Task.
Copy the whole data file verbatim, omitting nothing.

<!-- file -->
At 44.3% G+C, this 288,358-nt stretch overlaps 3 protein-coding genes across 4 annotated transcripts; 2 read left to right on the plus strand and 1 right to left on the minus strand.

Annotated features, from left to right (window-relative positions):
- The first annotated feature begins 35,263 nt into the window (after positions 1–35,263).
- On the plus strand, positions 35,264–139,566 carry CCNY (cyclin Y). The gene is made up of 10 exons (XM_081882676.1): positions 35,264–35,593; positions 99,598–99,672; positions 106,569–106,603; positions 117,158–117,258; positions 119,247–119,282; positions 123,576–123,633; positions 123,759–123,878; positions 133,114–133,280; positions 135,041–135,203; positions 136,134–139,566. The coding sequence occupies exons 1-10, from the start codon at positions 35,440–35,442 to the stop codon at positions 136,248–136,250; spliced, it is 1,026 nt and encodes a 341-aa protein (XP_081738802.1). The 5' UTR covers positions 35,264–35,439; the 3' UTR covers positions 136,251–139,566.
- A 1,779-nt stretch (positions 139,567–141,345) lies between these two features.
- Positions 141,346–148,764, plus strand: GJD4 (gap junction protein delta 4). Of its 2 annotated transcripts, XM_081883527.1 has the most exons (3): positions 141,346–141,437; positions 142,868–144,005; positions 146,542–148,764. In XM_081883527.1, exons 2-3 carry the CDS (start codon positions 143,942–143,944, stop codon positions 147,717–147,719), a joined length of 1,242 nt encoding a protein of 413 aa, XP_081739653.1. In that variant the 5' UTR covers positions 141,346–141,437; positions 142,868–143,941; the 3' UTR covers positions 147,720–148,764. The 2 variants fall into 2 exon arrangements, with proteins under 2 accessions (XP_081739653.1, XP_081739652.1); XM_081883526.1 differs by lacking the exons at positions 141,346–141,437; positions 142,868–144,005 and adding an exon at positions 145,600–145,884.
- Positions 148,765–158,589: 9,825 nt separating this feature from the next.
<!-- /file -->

At 44.3% G+C, this 288,358-nt stretch overlaps 3 protein-coding genes across 4 annotated transcripts; 2 read left to right on the plus strand and 1 right to left on the minus strand.

Annotated features, from left to right (window-relative positions):
- The first annotated feature begins 35,263 nt into the window (after positions 1–35,263).
- On the plus strand, positions 35,264–139,566 carry CCNY (cyclin Y). The gene is made up of 10 exons (XM_081882676.1): positions 35,264–35,593; positions 99,598–99,672; positions 106,569–106,603; positions 117,158–117,258; positions 119,247–119,282; positions 123,576–123,633; positions 123,759–123,878; positions 133,114–133,280; positions 135,041–135,203; positions 136,134–139,566. The coding sequence occupies exons 1-10, from the start codon at positions 35,440–35,442 to the stop codon at positions 136,248–136,250; spliced, it is 1,026 nt and encodes a 341-aa protein (XP_081738802.1). The 5' UTR covers positions 35,264–35,439; the 3' UTR covers positions 136,251–139,566.
- A 1,779-nt stretch (positions 139,567–141,345) lies between these two features.
- Positions 141,346–148,764, plus strand: GJD4 (gap junction protein delta 4). Of its 2 annotated transcripts, XM_081883527.1 has the most exons (3): positions 141,346–141,437; positions 142,868–144,005; positions 146,542–148,764. In XM_081883527.1, exons 2-3 carry the CDS (start codon positions 143,942–143,944, stop codon positions 147,717–147,719), a joined length of 1,242 nt encoding a protein of 413 aa, XP_081739653.1. In that variant the 5' UTR covers positions 141,346–141,437; positions 142,868–143,941; the 3' UTR covers positions 147,720–148,764. The 2 variants fall into 2 exon arrangements, with proteins under 2 accessions (XP_081739653.1, XP_081739652.1); XM_081883526.1 differs by lacking the exons at positions 141,346–141,437; positions 142,868–144,005 and adding an exon at positions 145,600–145,884.
- Positions 148,765–158,589: 9,825 nt separating this feature from the next.